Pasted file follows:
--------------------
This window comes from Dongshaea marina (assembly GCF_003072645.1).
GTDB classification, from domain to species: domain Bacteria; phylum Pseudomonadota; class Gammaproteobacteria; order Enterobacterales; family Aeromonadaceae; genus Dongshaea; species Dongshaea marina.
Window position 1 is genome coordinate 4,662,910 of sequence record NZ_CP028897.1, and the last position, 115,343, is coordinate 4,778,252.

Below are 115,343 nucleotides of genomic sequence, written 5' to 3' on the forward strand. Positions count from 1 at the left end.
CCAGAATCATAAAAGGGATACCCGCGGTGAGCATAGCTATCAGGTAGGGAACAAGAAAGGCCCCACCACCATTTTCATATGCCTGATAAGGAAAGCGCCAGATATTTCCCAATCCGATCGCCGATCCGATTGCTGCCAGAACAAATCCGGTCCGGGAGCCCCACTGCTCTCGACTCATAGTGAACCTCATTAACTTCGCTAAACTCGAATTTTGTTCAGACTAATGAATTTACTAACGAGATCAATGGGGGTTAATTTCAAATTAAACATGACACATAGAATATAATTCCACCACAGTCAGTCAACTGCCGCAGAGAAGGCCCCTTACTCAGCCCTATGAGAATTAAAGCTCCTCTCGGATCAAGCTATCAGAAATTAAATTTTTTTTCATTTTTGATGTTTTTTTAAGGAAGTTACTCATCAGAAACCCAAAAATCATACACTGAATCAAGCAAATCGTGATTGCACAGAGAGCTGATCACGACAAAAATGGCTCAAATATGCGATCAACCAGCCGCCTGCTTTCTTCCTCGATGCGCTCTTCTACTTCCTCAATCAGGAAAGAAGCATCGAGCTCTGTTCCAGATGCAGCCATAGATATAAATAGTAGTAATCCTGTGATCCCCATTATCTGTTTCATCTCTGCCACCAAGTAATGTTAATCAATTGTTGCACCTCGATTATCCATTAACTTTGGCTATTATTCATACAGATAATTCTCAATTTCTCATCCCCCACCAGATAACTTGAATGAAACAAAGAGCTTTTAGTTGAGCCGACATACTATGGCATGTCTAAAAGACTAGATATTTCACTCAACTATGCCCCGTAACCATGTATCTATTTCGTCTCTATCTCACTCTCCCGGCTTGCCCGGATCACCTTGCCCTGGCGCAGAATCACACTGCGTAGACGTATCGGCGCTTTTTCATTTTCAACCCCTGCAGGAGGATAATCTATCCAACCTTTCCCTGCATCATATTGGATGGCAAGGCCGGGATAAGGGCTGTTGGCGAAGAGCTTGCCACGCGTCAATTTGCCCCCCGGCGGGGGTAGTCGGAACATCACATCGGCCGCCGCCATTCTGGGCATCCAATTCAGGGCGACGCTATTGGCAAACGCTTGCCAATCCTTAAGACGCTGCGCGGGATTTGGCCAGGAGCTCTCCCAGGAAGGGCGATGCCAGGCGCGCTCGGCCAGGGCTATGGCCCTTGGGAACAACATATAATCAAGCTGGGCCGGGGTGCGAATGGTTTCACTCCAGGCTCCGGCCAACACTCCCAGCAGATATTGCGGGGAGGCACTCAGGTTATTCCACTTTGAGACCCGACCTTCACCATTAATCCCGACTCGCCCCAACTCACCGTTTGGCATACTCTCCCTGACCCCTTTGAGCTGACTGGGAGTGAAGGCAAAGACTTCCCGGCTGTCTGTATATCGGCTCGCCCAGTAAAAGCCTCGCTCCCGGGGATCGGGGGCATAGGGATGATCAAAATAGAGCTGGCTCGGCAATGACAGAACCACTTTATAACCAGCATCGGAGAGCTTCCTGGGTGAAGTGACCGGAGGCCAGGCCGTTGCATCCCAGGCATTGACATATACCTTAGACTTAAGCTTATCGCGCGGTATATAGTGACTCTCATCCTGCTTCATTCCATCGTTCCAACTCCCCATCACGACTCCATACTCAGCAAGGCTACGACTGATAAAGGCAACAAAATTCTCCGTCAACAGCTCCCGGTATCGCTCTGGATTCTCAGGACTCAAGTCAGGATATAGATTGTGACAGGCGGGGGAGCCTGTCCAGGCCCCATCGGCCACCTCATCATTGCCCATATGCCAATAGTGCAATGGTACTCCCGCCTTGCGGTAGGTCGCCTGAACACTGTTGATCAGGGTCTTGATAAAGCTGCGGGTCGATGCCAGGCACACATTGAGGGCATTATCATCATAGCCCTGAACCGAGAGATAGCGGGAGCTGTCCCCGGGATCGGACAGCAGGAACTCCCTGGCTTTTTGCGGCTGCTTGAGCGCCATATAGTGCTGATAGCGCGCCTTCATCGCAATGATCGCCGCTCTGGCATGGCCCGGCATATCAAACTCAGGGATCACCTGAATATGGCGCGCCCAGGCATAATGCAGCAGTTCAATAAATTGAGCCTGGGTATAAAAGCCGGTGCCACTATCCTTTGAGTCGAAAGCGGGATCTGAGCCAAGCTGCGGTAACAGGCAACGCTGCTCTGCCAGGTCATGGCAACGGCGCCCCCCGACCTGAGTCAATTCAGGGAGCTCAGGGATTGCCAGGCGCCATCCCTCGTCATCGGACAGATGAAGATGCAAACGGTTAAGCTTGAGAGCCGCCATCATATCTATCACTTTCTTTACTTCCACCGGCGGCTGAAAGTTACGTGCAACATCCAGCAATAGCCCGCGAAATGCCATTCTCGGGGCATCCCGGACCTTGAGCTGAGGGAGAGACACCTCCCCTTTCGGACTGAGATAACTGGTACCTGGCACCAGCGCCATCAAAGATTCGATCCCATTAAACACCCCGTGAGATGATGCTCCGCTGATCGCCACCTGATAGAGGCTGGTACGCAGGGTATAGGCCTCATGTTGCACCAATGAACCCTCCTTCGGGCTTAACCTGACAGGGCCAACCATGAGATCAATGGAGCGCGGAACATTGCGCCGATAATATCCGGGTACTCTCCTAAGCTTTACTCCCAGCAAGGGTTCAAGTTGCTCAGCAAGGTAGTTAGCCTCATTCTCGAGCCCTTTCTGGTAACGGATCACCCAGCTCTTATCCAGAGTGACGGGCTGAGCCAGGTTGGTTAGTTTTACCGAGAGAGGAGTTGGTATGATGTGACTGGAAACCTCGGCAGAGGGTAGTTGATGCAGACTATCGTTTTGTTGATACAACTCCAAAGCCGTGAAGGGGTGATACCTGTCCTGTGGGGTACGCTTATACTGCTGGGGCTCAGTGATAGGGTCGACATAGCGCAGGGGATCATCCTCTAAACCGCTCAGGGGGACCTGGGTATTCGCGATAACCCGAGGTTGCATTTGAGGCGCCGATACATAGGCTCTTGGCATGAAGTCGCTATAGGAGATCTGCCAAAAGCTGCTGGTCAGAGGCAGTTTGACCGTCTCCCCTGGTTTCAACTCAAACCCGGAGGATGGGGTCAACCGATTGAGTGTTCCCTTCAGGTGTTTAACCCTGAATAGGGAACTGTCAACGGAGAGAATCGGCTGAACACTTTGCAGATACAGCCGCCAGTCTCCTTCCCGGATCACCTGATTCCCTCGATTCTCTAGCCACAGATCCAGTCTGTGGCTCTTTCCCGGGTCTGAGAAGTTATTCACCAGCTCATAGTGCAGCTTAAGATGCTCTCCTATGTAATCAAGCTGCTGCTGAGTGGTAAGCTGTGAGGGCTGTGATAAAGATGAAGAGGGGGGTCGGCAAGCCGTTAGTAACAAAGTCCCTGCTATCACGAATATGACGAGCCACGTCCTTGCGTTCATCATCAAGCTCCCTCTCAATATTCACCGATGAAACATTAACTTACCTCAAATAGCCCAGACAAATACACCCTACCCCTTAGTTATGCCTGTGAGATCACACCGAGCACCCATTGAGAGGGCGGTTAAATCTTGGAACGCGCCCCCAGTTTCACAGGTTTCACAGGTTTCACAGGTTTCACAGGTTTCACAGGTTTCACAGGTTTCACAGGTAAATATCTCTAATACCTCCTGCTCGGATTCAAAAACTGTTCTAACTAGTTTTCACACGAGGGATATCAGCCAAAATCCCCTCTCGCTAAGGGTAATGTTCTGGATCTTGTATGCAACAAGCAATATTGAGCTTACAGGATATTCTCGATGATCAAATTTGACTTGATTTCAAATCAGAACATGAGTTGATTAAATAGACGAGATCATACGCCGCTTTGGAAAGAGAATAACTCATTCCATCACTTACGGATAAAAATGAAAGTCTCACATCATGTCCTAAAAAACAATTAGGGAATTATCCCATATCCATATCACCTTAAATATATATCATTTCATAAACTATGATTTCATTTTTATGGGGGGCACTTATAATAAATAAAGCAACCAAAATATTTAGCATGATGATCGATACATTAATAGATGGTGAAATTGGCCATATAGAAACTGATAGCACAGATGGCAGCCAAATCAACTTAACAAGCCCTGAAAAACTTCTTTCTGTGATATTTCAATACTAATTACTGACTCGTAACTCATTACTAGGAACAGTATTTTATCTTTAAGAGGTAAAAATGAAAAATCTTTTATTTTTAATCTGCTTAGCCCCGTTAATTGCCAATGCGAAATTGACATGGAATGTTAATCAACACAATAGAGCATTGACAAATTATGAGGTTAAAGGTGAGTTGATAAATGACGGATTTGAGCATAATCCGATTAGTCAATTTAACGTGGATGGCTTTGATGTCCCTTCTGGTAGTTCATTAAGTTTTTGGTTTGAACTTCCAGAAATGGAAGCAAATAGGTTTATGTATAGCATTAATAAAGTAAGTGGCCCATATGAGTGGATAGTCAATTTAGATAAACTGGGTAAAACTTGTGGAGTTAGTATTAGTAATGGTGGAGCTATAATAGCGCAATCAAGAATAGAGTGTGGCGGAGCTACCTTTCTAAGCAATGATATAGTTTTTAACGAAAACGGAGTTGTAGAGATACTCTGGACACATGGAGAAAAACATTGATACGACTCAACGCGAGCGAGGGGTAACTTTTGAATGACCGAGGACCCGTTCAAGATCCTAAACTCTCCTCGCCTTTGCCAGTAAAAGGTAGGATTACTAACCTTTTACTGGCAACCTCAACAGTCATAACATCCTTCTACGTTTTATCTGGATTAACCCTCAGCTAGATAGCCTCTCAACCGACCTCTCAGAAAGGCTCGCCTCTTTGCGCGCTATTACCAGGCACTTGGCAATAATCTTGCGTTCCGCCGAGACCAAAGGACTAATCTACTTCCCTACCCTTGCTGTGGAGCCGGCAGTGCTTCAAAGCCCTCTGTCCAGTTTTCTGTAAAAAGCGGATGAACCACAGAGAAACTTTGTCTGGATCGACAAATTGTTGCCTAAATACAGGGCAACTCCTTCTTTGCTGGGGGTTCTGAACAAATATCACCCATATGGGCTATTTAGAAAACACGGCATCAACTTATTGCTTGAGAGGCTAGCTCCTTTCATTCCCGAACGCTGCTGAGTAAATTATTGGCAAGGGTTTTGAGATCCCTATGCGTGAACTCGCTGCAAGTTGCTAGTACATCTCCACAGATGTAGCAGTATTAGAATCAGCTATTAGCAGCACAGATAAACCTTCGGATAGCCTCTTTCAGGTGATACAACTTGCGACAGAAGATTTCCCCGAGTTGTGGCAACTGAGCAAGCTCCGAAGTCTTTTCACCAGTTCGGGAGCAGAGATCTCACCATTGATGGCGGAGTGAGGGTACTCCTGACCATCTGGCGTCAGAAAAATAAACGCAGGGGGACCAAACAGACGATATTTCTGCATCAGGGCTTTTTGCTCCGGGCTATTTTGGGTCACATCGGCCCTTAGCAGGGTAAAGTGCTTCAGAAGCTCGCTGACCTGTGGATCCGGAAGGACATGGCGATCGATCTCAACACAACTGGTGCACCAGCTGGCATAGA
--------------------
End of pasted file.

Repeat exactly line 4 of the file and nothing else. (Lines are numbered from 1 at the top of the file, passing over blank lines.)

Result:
Below are 115,343 nucleotides of genomic sequence, written 5' to 3' on the forward strand. Positions count from 1 at the left end.